Local MSP's anger over OAP ice fall agony
An MSP is demanding answers after an injured elderly man was left lying on a frozen road for THREE hours waiting for an ambulance which failed to turn up.
Strathkelvin and Bearsden SNP MSP Rona Mackay rushed to assist the 87-year-old after he slipped on untreated ice during the recent big freeze
When the emergency services didn’t appear, a local doctor had to step in to take the OAP to hospital
Now a furious Ms Mackay has written to the chief executives of both East Dunbartonshire Council and the NHS.
She has echoed calls from her constituents for more action on gritting pavements in East Dunbartonshire.
Ms Mackay has written to Thomas Glen, chief executive of East Dunbartonshire Council, on the problems with gritting and the chief executive of NHS Scotland on the ambulance incident.
She said: “I have been inundated from all angles with constituents who are rightly outraged about the lack of gritting on roads, pavements and surfaces in East Dunbartonshire.
“Elderly people have bared the brunt of this, whether that is causing them to slip and fall or be trapped inside – all of which is totally avoidable.
“Children in schools have been slipping because the local authority cannot grit playgrounds, using excuses like the surface is ‘too wide’ to be salted.
“I assisted an 87-year-old man who fell on ice last week only to wait, lying on the freezing cold ground for three hours, for an ambulance that did not show up.
“Thankfully, a doctor was able to take him to hospital.
“Another incident saw an 81-year-old man slip on ice and wait more than seven hours with a fractured pelvis for an ambulance, called by the doctor, to come and take him to hospital.
“There is a lack of grit bins in public-owned spaces where there once was – and this is unacceptable given the number of accidents and complaints there are.
“I understand a balance has to be struck, where it is realistic and unrealistic for the council’s Roads Department to provide gritting services, but there needs to be more done to ensure the safety of residents.”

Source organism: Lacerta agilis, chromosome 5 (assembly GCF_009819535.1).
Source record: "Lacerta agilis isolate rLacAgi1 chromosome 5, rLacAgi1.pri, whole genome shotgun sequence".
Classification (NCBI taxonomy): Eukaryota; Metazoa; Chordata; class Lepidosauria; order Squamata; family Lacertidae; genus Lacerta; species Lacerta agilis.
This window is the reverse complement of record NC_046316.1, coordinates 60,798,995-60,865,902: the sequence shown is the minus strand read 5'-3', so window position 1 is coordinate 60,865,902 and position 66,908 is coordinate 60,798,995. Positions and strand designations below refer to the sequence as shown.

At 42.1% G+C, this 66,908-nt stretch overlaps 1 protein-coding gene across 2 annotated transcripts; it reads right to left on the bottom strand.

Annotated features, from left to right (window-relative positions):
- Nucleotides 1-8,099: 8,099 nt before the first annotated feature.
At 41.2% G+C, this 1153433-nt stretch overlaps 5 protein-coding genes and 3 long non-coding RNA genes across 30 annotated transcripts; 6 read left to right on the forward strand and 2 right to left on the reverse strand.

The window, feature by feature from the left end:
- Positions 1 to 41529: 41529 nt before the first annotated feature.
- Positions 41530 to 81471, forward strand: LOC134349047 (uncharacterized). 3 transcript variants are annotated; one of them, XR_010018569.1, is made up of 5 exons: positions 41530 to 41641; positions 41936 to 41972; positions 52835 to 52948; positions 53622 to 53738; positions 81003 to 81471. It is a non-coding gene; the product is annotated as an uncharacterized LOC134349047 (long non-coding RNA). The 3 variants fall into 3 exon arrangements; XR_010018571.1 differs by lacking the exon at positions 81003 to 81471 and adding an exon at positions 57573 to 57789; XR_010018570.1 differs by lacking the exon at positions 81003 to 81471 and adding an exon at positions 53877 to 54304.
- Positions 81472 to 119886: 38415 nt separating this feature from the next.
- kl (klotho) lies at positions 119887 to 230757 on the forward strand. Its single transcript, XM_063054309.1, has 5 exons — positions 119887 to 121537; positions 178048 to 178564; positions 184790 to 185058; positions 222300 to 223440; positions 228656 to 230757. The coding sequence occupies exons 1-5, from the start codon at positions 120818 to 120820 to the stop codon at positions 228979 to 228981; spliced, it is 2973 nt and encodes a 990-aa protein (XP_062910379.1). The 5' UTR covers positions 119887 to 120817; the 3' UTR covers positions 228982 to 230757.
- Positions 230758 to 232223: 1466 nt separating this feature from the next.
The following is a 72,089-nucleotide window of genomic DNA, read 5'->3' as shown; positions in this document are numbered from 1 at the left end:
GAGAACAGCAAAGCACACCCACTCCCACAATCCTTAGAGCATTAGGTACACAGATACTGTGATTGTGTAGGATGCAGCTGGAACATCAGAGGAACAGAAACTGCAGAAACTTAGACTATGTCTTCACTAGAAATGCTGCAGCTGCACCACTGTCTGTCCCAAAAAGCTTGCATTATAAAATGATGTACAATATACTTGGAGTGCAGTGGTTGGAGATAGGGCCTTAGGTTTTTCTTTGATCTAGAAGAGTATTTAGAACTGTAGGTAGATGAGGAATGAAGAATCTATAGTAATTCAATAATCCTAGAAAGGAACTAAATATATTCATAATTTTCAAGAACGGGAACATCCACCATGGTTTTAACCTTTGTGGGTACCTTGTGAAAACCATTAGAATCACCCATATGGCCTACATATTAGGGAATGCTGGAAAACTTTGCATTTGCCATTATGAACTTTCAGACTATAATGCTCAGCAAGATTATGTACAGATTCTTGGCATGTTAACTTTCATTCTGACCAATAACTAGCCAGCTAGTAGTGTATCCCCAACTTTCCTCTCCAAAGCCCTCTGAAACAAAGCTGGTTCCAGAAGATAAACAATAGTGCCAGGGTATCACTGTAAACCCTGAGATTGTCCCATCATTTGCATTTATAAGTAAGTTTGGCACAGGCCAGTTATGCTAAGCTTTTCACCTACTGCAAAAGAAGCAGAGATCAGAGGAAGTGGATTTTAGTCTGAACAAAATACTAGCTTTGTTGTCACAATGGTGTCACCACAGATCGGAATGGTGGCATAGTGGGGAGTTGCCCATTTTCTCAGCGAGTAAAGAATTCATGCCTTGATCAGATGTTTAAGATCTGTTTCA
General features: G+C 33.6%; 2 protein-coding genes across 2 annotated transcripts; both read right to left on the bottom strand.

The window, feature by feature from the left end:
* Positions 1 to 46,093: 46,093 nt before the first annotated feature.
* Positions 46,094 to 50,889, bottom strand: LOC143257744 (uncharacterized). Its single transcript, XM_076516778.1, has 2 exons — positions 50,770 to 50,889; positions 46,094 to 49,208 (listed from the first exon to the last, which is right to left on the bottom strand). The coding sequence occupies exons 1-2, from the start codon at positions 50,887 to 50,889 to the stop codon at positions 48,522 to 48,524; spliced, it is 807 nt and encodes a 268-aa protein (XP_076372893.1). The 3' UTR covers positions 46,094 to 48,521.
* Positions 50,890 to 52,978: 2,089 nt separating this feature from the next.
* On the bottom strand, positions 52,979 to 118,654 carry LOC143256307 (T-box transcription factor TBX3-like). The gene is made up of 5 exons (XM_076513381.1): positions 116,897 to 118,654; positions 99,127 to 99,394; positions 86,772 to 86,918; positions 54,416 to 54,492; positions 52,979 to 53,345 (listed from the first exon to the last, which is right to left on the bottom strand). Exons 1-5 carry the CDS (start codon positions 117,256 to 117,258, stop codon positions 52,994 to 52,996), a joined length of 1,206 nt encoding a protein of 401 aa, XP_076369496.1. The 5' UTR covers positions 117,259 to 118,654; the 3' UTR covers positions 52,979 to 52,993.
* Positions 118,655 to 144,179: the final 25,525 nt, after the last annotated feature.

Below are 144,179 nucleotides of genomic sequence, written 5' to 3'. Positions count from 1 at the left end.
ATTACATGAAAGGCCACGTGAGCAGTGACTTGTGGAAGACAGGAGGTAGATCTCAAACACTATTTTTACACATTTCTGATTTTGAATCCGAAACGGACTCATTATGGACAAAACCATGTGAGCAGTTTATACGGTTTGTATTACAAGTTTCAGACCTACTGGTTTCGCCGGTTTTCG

However, council boss Thomas Glen said on Thursday his teams had “worked tirelessly to keep roads and pavements as ice-free as possible.”
He added: “This was not an easy task as we have 510km of road and 817km of footway to cover and we had to respond to rapidly changing conditions.
“Last week’s weather conditions were particularly challenging and we used approximately 1200 tonnes of salt on carriageways, on footways and on refilling grit bins compared to 300 tonnes used during an average cold snap”
“In addition, we refilled over 400 community grit bins for residents to use.
“Included within the primary footways gritting routes is one safe route to each school and a member of the facilities management team will also grit parts of the playground to ensure safe access to and from the gates and entrances. The head teacher will then take the decision each day if they think it’s safe for children to play.”
A Scottish Ambulance Service spokesperson said: “We were experiencing an exceptionally high level of demand across the past week and we would like to apologise to any patients who waited longer than normal.
“Winter is an extremely busy time of year for the NHS and our staff are working tirelessly to ensure patients get the care and treatment they need. We are continuing to work closely with our health board partners.”